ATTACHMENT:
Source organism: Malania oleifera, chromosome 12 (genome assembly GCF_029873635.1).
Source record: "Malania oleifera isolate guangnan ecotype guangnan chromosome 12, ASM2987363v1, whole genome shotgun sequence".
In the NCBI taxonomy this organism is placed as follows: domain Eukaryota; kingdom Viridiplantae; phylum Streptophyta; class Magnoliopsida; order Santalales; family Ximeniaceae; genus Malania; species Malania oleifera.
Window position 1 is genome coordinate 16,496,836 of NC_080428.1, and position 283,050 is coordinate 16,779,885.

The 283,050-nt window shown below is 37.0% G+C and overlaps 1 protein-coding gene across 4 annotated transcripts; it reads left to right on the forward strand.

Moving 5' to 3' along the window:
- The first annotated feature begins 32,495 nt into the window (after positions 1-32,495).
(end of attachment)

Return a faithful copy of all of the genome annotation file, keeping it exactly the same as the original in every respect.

Source organism: Malania oleifera, chromosome 12 (genome assembly GCF_029873635.1).
Source record: "Malania oleifera isolate guangnan ecotype guangnan chromosome 12, ASM2987363v1, whole genome shotgun sequence".
In the NCBI taxonomy this organism is placed as follows: domain Eukaryota; kingdom Viridiplantae; phylum Streptophyta; class Magnoliopsida; order Santalales; family Ximeniaceae; genus Malania; species Malania oleifera.
Window position 1 is genome coordinate 16,496,836 of NC_080428.1, and position 283,050 is coordinate 16,779,885.

The 283,050-nt window shown below is 37.0% G+C and overlaps 1 protein-coding gene across 4 annotated transcripts; it reads left to right on the forward strand.

Moving 5' to 3' along the window:
- The first annotated feature begins 32,495 nt into the window (after positions 1-32,495).